Audi of America Inc. has armed its dealers with a potent lineup of cars.
Now the company wants to make certain that its dealers can take full advantage of the cars.
Audi has recruited Paul Hagan from Land Rover North America Inc. to improve its network of 258 dealers in the United States and 34 in Canada.
Hagan, 44, joined Audi in late February as dealer network development manager. It is a homecoming for Hagan, who had worked for Audi and Volkswagen in sales and dealer development from 1982-90.
Hagan wants to increase the number of exclusive Audi dealerships, develop hiring guidelines and training programs for dealerships and persuade dealers to adopt best business practices.
For example, Audi knows a high percentage of its customers first use the Internet to obtain product information and pricing before entering a showroom.
'We have to design the way we do business to accommodate people who want to shop via the Internet, who want to communicate with us using electronic means,' Hagan said. 'Most dealerships aren't prepared to handle that.'
Audi's objective is to raise the perception of the franchise to the public, Hagan said during an interview with Automotive News in Auburn Hills, Mich.
Those dealers with stand-alone Audi showrooms are averaging double the annual sales of the other Audi dealerships. Audi currently has only 25 exclusive dealerships in the United States.
But about half of the Audi dealers in the United States have some plan of brand separation in the works, said Jerry Miller, who has an Audi-Porsche dealership in Conshohocken, Pa., in suburban Philadelphia. Miller is almost finished separating the two brands. When done, Audi and Porsche will share only the parts department, he said.
'The bulk of the Audi dealers are leaning toward some sort of separation,' Miller said. 'They see the potential and think it's a worthwhile investment.'
In 1993, Audi dealers sold a mere 12,528 vehicles. Last year, they sold 47,517 vehicles, and Audi just recorded its best first quarter since 1986. The redesigned A6 sedan with quattro led the charge.
Hagan acknowledged that approaching dealers about exclusivity is much easier today.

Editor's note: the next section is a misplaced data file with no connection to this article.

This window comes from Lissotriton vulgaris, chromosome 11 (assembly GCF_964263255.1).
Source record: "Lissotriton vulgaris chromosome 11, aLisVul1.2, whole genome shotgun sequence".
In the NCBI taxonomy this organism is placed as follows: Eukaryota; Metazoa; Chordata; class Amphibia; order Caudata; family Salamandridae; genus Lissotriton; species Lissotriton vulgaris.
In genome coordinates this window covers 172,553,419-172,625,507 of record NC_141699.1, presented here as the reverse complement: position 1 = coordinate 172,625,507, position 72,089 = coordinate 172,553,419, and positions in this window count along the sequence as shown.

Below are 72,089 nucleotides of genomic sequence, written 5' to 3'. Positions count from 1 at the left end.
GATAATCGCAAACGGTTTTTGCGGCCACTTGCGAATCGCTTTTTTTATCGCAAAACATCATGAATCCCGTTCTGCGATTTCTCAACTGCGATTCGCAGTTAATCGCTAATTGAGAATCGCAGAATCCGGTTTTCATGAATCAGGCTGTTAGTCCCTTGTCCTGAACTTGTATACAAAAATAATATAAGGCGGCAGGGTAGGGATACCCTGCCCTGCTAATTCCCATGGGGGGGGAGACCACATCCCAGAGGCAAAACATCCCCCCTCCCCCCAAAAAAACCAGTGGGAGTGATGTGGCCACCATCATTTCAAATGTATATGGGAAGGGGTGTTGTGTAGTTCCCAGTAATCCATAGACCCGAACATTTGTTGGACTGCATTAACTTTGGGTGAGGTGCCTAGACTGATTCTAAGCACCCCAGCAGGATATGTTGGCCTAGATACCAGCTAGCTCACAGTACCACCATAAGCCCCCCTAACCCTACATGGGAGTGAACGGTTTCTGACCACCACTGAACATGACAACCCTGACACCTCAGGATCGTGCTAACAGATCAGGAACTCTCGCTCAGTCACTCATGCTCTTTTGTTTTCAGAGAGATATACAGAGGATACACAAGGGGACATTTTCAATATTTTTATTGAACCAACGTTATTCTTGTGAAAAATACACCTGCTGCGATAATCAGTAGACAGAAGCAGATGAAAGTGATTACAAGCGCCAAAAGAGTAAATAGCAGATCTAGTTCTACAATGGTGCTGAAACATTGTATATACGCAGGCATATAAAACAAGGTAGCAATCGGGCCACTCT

'To invest in an exclusive store five years ago wasn't going to make a lot of sense,' he said. 'Now the dealers see the potential in the product. They see the marketing. So they are excited about it as much as we are.'
Hagan said he gets up to 10 calls a week from dealers asking for an Audi franchise.
At Land Rover, Hagan helped dealers establish exclusive Land Rover Centres.
'We had definite standards in terms of how that business should be conducted,' he said. 'I think the same will be true as we roll out the Audi program.'
Audi already has a blueprint of sorts for dealers who want to build an exclusive Audi store or upgrade their existing store.
'Certainly in the key markets we'd like exclusive representation,' Hagan said. 'There's enough business to support it.'
However, in some smaller markets, he might look instead for a separate Audi showroom and dedicated Audi service technicians.
The uneven distribution of Audi vehicles has caused some dealers to hesitate, said dealer Miller, who is chairman of the national Audi dealer council. For instance, Audi dealers in Florida are not getting enough product, while Northeastern dealers are getting too much, Miller said.
Audi has in the past provided some financial assistance to dealers who wanted to go exclusive. Hagan expects that to continue.
Miller said financial assistance based on a dealer's volume and degree of separation has been a big impetus for separation. He said the move toward exclusivity would be slowed if assistance were discontinued.